Langgaard’s “Antichrist”

DACOCD517 cover

LANGGAARD: Antichrist / Joachim Seipp, baritone (Lucifer/Hate); Kathryn Jayne Carpenter, soprano (Spirit of Mystery/Despondency); Marie-Claude Chapuis, mezzo-soprano (Spirit of Mystery’s Echo/Mystical Voice); Heinrich Wolf, tenor (The Mouth That Speaks Great Things); Foula Dimitriadis, mezzo-soprano (The Great Whore); John Mac Master, tenor (The Scarlet Beast/The Lie); Angsar Schäfer, speaker (Voice of God); Tirolis Landestheater Chorus & Symphony Orch.; Niels Muus, conductor / Danacord DACOCD 517 (live: Innsbruck, May 2, 1999)

As was usual for Rued Langgaard, his 1923 opera Antichrist (or Antikrist in Danish) had an arduous journey with the classical establishment and media of his time and ended up going nowhere. He submitted it to the Royal Danish Theatre in 1923 and had it rejected on the basis of the libretto. Then he began rewriting it in 1926, the text being completely changed, and resubmitted it in 1930 when he finished. Again it was rejected—except this time the Royal Theatre took five years to let him know they wouldn’t do it.

He then submitted it to the Danish Broadcasting Corporation and, much to his surprise, they accepted it—at first. Conductor Launy Grøndahl worked on the opera in 1940, but the DBC kept putting off the performance. It wasn’t actually performed until 1980 by the Danish State Symphony, conducted by Michael Schønwandt.

Yet even in its finished, revised state, Antichrist is a crazy, symbolic, non-linear work that was clearly a half-century ahead of its time. There is no plot in the conventional sense of the word. In the prologue, God agrees to let Lucifer send the Antichrist into the world for a certain period of time. In Scene 6, the Antichrist is cursed and dies; the rest of the opera involves, as Bengt Viinholt Nielsen puts it in the liner notes, “an ironic-sarcastic pillorying of the slogans and ‘cure-alls’ of modern civilization from an idealistic and religious point of view.” Langgaard believed that society and churches has both failed us, and the only solution was man’s personal relationship with God. Nielsen continues:

The text is in a poetic, mystical, expressionistic, relatively inaccessible symbolic language where it appears to be the sound and “value” of the individual words that count rather than extended passages of coherent meaning.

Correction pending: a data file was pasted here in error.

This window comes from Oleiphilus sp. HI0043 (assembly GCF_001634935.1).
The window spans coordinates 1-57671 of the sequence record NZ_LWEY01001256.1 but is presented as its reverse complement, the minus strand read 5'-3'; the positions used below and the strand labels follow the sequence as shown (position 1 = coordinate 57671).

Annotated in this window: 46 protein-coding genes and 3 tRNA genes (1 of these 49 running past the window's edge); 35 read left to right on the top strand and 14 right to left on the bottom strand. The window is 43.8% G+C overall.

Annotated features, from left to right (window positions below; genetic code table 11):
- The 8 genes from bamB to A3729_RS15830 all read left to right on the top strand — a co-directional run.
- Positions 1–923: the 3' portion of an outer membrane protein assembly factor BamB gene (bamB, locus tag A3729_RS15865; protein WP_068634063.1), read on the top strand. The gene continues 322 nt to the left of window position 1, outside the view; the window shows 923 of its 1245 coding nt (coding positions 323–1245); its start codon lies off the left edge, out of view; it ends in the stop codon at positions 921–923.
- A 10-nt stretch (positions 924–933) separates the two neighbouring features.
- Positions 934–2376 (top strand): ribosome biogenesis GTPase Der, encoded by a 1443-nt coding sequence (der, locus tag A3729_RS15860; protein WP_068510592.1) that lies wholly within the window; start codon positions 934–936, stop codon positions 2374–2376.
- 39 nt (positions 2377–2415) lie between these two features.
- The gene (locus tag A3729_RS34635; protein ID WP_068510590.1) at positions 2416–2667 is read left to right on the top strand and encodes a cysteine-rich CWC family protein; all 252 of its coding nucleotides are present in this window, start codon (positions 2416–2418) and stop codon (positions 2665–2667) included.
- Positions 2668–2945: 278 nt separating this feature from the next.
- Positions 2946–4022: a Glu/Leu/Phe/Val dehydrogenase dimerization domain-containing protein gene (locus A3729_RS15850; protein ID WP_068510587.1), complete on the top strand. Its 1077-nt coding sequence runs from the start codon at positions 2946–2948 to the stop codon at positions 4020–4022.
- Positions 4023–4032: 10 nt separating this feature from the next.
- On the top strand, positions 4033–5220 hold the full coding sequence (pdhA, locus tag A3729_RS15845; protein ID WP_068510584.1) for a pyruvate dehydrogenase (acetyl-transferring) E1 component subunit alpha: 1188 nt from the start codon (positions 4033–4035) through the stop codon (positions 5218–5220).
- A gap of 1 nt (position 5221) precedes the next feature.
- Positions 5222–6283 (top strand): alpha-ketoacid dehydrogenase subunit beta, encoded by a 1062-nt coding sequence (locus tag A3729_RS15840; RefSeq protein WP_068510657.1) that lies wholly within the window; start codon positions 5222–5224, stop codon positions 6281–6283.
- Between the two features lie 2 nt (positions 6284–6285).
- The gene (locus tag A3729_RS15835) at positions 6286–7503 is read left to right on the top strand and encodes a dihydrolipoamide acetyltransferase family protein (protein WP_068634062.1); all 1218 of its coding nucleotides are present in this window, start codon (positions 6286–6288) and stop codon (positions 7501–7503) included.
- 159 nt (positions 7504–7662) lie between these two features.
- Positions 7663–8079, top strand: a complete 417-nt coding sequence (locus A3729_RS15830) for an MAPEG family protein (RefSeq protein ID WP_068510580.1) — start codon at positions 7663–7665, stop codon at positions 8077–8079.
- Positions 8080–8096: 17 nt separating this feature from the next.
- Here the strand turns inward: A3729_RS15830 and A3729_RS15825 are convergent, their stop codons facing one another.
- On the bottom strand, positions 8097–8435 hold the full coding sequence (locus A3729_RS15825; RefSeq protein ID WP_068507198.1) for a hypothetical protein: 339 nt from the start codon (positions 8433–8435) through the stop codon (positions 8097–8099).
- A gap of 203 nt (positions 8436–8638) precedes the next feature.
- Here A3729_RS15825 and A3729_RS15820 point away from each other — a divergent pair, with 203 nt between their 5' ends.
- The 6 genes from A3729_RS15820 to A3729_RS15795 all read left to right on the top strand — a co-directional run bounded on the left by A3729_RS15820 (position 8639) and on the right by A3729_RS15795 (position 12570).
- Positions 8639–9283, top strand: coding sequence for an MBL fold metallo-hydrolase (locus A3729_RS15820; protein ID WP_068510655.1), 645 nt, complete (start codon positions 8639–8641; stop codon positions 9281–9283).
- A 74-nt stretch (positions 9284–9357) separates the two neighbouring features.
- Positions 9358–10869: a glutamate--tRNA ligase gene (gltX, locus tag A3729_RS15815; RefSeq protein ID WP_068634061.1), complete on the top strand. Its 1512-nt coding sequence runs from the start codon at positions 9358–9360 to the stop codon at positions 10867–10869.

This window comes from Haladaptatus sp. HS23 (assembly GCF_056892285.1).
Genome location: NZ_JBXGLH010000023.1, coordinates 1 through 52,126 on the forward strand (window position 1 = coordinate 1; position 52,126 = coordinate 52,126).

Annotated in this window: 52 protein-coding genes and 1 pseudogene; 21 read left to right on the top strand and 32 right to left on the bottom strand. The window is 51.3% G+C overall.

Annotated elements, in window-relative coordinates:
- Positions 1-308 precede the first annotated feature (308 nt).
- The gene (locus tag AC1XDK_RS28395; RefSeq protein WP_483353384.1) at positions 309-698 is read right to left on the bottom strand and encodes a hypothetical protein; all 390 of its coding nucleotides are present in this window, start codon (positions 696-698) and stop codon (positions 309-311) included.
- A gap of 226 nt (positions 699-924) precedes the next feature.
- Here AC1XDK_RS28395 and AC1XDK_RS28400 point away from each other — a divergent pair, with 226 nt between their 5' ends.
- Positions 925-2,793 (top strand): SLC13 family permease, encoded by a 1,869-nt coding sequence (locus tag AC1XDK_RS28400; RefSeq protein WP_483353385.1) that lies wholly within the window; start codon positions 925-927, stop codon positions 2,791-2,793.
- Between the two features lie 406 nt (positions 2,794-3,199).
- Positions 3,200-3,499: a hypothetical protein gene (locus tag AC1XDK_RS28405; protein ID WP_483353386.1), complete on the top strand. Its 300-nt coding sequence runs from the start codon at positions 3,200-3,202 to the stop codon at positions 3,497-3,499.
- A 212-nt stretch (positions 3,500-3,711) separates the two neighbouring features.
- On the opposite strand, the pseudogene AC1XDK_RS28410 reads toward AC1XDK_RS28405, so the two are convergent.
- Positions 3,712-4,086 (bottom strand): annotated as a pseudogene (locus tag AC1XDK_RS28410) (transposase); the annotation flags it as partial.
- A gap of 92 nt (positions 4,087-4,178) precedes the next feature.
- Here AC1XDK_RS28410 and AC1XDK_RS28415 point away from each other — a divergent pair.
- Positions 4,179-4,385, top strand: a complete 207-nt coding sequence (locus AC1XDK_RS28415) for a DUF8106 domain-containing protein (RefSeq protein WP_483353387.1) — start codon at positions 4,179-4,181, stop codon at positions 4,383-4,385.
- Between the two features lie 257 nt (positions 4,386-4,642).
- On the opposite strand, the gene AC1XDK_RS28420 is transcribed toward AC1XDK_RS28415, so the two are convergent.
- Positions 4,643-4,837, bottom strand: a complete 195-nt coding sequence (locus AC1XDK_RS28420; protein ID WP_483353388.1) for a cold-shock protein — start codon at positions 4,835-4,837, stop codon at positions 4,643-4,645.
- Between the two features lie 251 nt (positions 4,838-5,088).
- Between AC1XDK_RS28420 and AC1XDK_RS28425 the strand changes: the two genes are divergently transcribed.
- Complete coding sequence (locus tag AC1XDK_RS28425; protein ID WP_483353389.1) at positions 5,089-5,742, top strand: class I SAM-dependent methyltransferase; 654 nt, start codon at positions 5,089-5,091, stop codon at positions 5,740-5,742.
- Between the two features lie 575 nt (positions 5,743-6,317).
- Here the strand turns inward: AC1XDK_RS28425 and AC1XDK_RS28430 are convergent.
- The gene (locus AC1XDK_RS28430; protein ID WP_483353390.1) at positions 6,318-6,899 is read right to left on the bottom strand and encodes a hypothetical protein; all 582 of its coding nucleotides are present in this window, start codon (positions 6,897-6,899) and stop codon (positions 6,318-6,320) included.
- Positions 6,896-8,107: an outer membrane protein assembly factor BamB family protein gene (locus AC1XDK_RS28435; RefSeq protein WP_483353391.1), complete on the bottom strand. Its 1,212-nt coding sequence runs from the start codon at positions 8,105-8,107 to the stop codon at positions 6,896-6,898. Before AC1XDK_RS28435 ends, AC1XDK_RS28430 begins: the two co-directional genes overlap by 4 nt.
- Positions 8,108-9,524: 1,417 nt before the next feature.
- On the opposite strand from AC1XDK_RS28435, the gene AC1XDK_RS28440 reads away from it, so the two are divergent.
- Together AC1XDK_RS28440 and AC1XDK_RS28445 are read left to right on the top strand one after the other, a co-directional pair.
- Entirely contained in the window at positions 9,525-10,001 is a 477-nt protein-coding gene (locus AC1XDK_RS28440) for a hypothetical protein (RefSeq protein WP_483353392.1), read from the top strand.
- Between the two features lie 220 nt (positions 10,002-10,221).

In the libretto, Langgard has specified a number of “universal symbols” he wants to point up the scene: sphere, ram’s horn, leafless tree, etc. He refers to Albrecht Dürer’s (1471-1528) famous print Melancholia and to the Renaissance painter Luca Signorelli’s (1441/50-1523) Antichrist frescoes in Orvieto Cathedral. These references help to make the opera “timeless,” while the gas flames constantly mentioned in the stage directions were for Langgard the essential symbol of the period around 1900 – gaslights were the normal street lighting of the age, and for the composer their flickering was a symbol of Purgatory and the lost souls!

I have run across two other complete recordings of this opera, a 1988 studio recording conducted by Ole Schmidt (EMI, now out of print) which has exciting conducting but really horrible singers, and the famous Thomas Dausgaard recording on Dacapo (also issued as a Blu-Ray video) where the singing is a bit better (particularly the baritone singing Lucifer) but the conducting isn’t as exciting as either the Schmidt studio recording or the live 1999 performance under review here. Despite the craziness of the plot and the often modern-sounding music, there is a lovely aria for the Spirit of Mystery (sung by Kathryn Jane Carpenter) that could pass muster in any lyrical German or Italian opera of the late Romantic period. Go figure!

Indeed, throughout this opera Langgaard continually vacillates between late Romanticism, early Modernist music, and sometimes passages that border on Berg. He combines all three in track 6, particularly the orchestral introduction, to “Lust: Königin ich, Lied will ich nicht sehn” sung by The Great Whore (mezzo Foula Dimitriadis). And later in the same track, after the tenor sings, there’s a massed orchestral passage that sounds for all the world like minimalism. He was clearly in his own musical zone. Act II, Scene 5 is also rather wild, with pounding tympani behind the tenor and edgy string tremolos behind the mezzo, who then goes berserk singing some really wild lines that would have put Stravinsky in the shade. Then, in the last scene, we suddenly get peaceful music that again resembles that of several modern composers writing in a quasi-minimalist style.

If the reader feels that I’ve given the music short shrift, please understand that there is often so much going on here that, without access to the score (which must look like a battle plan), it’s difficult to give wholly accurate descriptions. Aside from the lyrical moments, this is such a dense piece that just listening to and absorbing it all for the first time is a shock to the system. Suffice it to say that Antichrist is in a class by itself that, as a complete entity, really can’t be compared to any other opera ever written. But it works, and it’s effective, much more so than Prokofiev’s confused and baffling score to The Fiery Angel.

—© 2021 Lynn René Bayley

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